In a city clustered with high-rise condos, Arthur Chernov and his wife Cheyenne live in one of the few pockets of houses in Aventura. Although fortunate to have a backyard, the Chernovs prefer Aeroponics over traditional gardening. This method eliminates soil and uses only water and nutrients to grow edible fruits and vegetables.
The Chernovs like to use Tower Garden, a system that can grow up to 20 different plants vertically, reducing the amount of space that a regular backyard garden would use. The system requires electricity for the built-in fountain that distributes the nutrient and water mix to the plants, as well as a minimum of four hours of sunlight daily. For houses in the Midwest during winter, grow lights can be substituted for the sun.
“I’ve never really had a green thumb, but as it turns out, I have fallen in love with it,” Cheyenne said. “You can taste the freshness and smell the freshness. I mean what could be easier?”
Some of the pros of Aeroponic gardening are that the plants are pesticide-free, grown locally and the technology reduces the chance of pesticide and nutrient runoff from contaminating the land, air and sea.
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On a recent Tuesday, the two prepared a colorful salad complete with Swiss chard, arugula, three different kinds of kale, basil, cherry tomatoes and strawberries — fresh ingredients from their Tower Garden.
“It’s so in-line with what’s going on today with eating local, eating organic, about knowing what you’re eating and staying healthy,” Cheyenne said. “A lot of what we think is food, is processed. But when you get down to what’s in it, it’s not real food anymore.”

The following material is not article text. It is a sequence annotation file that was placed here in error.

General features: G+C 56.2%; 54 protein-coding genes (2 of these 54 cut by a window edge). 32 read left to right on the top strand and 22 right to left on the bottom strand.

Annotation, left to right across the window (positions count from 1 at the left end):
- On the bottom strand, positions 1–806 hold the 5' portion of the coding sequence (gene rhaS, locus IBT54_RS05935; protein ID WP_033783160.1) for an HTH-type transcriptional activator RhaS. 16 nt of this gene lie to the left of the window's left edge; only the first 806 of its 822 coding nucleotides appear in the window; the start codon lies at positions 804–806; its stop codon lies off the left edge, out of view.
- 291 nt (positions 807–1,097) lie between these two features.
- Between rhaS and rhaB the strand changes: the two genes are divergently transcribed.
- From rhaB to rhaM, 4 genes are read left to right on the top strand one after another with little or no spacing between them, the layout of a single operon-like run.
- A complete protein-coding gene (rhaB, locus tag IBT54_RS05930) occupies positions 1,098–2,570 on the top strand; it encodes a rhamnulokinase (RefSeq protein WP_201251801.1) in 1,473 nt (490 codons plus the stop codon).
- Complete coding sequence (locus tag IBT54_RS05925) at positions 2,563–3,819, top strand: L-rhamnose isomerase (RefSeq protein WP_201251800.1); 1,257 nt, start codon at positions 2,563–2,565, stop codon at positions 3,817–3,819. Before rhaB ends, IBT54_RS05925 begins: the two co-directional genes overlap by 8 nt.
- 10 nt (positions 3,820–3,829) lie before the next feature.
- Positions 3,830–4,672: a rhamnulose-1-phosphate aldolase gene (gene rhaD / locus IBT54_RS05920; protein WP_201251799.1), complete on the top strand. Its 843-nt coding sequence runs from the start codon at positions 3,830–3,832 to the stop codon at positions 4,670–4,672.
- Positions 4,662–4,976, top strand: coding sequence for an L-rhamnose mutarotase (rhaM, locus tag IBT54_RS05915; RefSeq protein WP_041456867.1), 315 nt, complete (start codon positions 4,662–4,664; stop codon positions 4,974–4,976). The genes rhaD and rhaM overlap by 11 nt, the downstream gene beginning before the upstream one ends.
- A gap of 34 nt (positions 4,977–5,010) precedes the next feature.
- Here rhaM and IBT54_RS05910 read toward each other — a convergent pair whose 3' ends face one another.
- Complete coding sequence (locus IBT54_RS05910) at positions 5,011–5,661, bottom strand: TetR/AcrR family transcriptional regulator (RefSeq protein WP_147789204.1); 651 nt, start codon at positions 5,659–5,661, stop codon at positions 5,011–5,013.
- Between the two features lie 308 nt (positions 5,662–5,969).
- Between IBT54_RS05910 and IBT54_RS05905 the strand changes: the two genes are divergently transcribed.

Arthur expressed his disappointment in the Food and Drug Administration for approving six varieties of genetically engineered potatoes and two varieties of apples in March.
“We are being attacked internally,” he said, about the country’s policy decisions, which he feels adds to the obesity epidemic and related diseases.
Krish Jayachandran, Ph.D., professor and co-director of the Agroecology program at Florida International University, agrees.
“For obesity, it’s not about eating too much, it is the hormones and the chemicals we use to produce the food,” Jayachandran said. “Hormones change the genetic makeup and it increases the fat content in our body weight. That’s what’s happening in this country and the policymakers are not realizing it.”
In May, the United States Department of Agriculture developed a new government-certified labeling to decipher foods that are free from genetically modified ingredients, or GMOs. But the certification will be voluntary and the companies will have to pay for the testing.
In an effort to combat unhealthy eating habits, Arthur is pushing to get Tower Garden into local schools, so that students of all academic levels can learn the science behind Aeroponics and the importance of growing their own food.
For the 2014-15 school year, the Sunny Isles Beach K-8 School Fund purchased six Tower Gardens, giving three each to both the Norman S. Edelcup Sunny Isles Beach K-8 School and Alonzo & Tracy Mourning Senior High School.
“The kids loved getting involved with their hands with growing and doing,” Arthur said. “If you get kids young enough that have an open mind and are willing to listen, you can change a generation.”
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To learn more
For more information about Tower Garden, which sells for $525 plus shipping and tax, or if you are interested in sponsoring a local school, contact Arthur Chernov at 786-390-5755.